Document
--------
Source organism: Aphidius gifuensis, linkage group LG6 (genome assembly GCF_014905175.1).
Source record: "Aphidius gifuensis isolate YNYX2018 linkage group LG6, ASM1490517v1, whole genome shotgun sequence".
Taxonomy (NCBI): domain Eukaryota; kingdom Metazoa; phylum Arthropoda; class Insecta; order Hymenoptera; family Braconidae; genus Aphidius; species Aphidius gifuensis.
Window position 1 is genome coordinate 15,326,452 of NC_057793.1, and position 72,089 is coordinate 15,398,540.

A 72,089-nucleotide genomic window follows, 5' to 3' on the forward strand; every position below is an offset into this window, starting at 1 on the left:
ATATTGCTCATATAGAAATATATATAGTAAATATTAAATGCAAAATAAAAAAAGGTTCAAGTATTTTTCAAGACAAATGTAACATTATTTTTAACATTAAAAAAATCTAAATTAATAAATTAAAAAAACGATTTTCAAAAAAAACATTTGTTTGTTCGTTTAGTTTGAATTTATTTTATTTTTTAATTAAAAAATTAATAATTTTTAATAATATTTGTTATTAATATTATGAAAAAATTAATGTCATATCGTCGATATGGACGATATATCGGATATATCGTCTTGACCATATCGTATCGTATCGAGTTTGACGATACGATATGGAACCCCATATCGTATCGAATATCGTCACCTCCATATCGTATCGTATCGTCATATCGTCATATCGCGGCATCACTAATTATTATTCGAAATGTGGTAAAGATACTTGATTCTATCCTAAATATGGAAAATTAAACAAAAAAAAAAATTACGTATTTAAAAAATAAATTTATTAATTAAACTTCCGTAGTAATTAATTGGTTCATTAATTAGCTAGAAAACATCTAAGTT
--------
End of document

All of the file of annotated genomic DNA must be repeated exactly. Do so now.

Source organism: Aphidius gifuensis, linkage group LG6 (genome assembly GCF_014905175.1).
Source record: "Aphidius gifuensis isolate YNYX2018 linkage group LG6, ASM1490517v1, whole genome shotgun sequence".
Taxonomy (NCBI): domain Eukaryota; kingdom Metazoa; phylum Arthropoda; class Insecta; order Hymenoptera; family Braconidae; genus Aphidius; species Aphidius gifuensis.
Window position 1 is genome coordinate 15,326,452 of NC_057793.1, and position 72,089 is coordinate 15,398,540.

A 72,089-nucleotide genomic window follows, 5' to 3' on the forward strand; every position below is an offset into this window, starting at 1 on the left:
ATATTGCTCATATAGAAATATATATAGTAAATATTAAATGCAAAATAAAAAAAGGTTCAAGTATTTTTCAAGACAAATGTAACATTATTTTTAACATTAAAAAAATCTAAATTAATAAATTAAAAAAACGATTTTCAAAAAAAACATTTGTTTGTTCGTTTAGTTTGAATTTATTTTATTTTTTAATTAAAAAATTAATAATTTTTAATAATATTTGTTATTAATATTATGAAAAAATTAATGTCATATCGTCGATATGGACGATATATCGGATATATCGTCTTGACCATATCGTATCGTATCGAGTTTGACGATACGATATGGAACCCCATATCGTATCGAATATCGTCACCTCCATATCGTATCGTATCGTCATATCGTCATATCGCGGCATCACTAATTATTATTCGAAATGTGGTAAAGATACTTGATTCTATCCTAAATATGGAAAATTAAACAAAAAAAAAAATTACGTATTTAAAAAATAAATTTATTAATTAAACTTCCGTAGTAATTAATTGGTTCATTAATTAGCTAGAAAACATCTAAGTT